Although giant tunability of Terfenol-D/PZN-PT was achieved, the microwave property like linewidth of Terfenol-D is very large and that will limit its application in real devices. Moreover, the tunability of FMR frequency, instead of FMR field, should be studied. By using a new technical solution with dual E- and H-field controlling, the ME tun-ability dramatically enhanced FMR tunability range up to 13.1 GHz in FeGaB/PZN-PT multiferroic heterostructure,43 see Figs. 5(a) and 5(b), which will greatly satisfy engineering requirements for a variety of microwave applications. In addition, with regard to the hysteretic and reversible E-field-induced phase transition in single-crystal PZN-PT (011) substrates, we successfully realize a novel voltage-impulse-induced memory-type magnetization switching and FMR tuning in FeGaB/PZN-PT(011) multiferroic heterostructures. Extremely large converse ME coupling coefficients of 3850 Oe cm kVand 3620 Oe cm kVare observed at

3.5 5.5 7.5 Magnetic Field (kOe)

Fig. 3. (Color online) Data showing a high electric field tunable FMR frequency range from 1.75 GHz to 7.57 GHz at zero magnetic field and 0 kV/cm to 6 kV/cm E-field.37

Fig. 4. (Color online) (a) FMR spectra of polycrystalline Terfenol-D/PZN-PT at E =0 kV/cm (blue) and E =6 kV/cm (red). (b) E-field dependence of resonance field for polycrystalline (red) and amorphous (blue) Terfenol-D/PZN-PT.41

« „ . H-4M09

Y _J\__j\ _ .

ii=5.£3 GHi

^ V H=20B0 Oe

-ir- —Kr-KAt-

-ekV^rn (Hff [1D0II

-a k'.'/tm ;i:iiT|; j

Afab=13.1 GHZ

J to 12 Frequency (GHz)

Fig. 5. (a) E-field-induced FMR frequency shift under various magnetic bias fields. (b) Comparison of theoretical simulation (solid line) and experimental results (symbols) of electric field-induced FMR change under various magnetic bias fields.42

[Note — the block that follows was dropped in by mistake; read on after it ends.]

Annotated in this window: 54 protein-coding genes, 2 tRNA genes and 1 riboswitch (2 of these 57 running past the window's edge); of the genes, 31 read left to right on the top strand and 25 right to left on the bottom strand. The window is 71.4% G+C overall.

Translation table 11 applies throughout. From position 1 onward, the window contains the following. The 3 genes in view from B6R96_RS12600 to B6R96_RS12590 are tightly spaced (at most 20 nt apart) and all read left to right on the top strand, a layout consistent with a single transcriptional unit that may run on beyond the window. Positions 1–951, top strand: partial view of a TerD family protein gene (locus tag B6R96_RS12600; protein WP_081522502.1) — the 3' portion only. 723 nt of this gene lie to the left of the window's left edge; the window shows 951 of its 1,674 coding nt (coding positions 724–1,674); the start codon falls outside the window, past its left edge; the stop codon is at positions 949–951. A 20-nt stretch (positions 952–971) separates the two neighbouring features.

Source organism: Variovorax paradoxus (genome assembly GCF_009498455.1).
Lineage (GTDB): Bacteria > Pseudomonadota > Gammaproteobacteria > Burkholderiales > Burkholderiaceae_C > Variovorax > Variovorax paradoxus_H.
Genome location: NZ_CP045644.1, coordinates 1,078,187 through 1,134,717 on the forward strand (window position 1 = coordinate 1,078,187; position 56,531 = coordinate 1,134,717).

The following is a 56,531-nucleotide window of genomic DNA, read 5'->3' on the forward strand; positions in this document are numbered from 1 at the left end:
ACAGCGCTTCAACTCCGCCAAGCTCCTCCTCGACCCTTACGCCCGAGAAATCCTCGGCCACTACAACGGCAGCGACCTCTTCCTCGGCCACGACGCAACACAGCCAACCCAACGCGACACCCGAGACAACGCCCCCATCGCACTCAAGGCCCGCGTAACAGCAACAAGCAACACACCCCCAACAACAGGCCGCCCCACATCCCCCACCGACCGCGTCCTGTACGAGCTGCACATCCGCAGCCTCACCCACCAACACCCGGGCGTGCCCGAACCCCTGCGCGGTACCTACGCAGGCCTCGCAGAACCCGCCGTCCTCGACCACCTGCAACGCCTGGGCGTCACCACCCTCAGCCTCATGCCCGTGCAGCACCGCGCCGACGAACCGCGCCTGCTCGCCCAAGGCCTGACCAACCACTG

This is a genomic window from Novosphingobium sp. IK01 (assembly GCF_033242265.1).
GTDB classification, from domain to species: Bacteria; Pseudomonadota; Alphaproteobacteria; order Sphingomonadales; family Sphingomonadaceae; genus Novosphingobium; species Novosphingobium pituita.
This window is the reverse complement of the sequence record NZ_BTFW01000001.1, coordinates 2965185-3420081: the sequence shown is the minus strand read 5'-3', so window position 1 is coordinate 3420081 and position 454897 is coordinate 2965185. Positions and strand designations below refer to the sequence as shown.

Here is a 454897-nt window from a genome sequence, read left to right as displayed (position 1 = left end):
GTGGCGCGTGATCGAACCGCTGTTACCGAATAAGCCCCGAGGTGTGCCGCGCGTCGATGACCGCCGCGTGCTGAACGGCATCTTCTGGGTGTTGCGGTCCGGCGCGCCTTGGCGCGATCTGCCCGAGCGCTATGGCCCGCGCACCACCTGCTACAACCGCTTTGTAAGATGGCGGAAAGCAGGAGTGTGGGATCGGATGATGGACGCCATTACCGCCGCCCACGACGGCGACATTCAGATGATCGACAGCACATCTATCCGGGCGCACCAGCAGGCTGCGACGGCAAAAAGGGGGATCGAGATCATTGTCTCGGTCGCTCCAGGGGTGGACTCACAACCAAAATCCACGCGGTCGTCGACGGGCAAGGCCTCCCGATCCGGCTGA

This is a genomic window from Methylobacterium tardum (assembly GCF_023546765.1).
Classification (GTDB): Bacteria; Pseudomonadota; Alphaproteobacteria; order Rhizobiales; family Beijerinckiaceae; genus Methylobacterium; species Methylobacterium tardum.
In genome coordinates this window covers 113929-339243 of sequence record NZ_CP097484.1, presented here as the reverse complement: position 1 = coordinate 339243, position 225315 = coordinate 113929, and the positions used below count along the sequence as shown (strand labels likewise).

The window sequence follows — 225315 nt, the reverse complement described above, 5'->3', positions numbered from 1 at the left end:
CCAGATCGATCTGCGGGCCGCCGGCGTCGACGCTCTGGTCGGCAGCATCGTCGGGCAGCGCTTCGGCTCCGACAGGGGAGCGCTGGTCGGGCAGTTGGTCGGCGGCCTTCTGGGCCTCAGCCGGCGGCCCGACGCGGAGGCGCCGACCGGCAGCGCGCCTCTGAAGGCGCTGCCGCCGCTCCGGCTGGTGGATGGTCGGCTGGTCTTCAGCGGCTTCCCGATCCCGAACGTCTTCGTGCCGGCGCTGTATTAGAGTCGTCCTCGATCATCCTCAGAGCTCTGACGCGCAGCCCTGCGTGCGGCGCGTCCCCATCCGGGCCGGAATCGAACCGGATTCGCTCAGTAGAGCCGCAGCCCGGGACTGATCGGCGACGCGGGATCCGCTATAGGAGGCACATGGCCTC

phase transition points of 3kVcm—1 and 5.8 kV cm_1, respectively.

Besides FMR tunability, the nonvolatile controlling use voltage impulse, instead of constant voltage to tune the FMR frequency, is of great importance of nonvolatile ME devices that has much smaller energy consumption and with strong memory effect. Liu et al.43 studied a unique ferroelastic switching pathway in (011)-oriented PMN-PT (0.71Pb (Mg1/3Nb2/3)O3-0.29PbTiO3), see Fig. 6(a), single crystals that allows up to 90% of the polarization to rotate from an out-of-plane to a purely IP direction (71 ° and 109 ° switching), thereby producing two distinct, stable and electrically reversible lattice strain states. All FMR measurements were taken in a co-planar waveguide, see Fig. 6(b). Voltage-impulse switching between these remnant strain states is demonstrated and results in a highly energy-efficient, nonvolatile tuning of FMR field of 320 Oe (Fig. 6(c)) and FMR frequency up to 2.3 GHz (Fig. 6(d)) in elastically coupled amorphous FeCoB films deposited on PMN-PT (011). A nonvolatile FMR switching of 2.3 GHz back and forth was successfully achieved in a definite E-field range, see Figs. 6(e) and 6(f), and paves a way to nonvolatile RF/ microwave devices.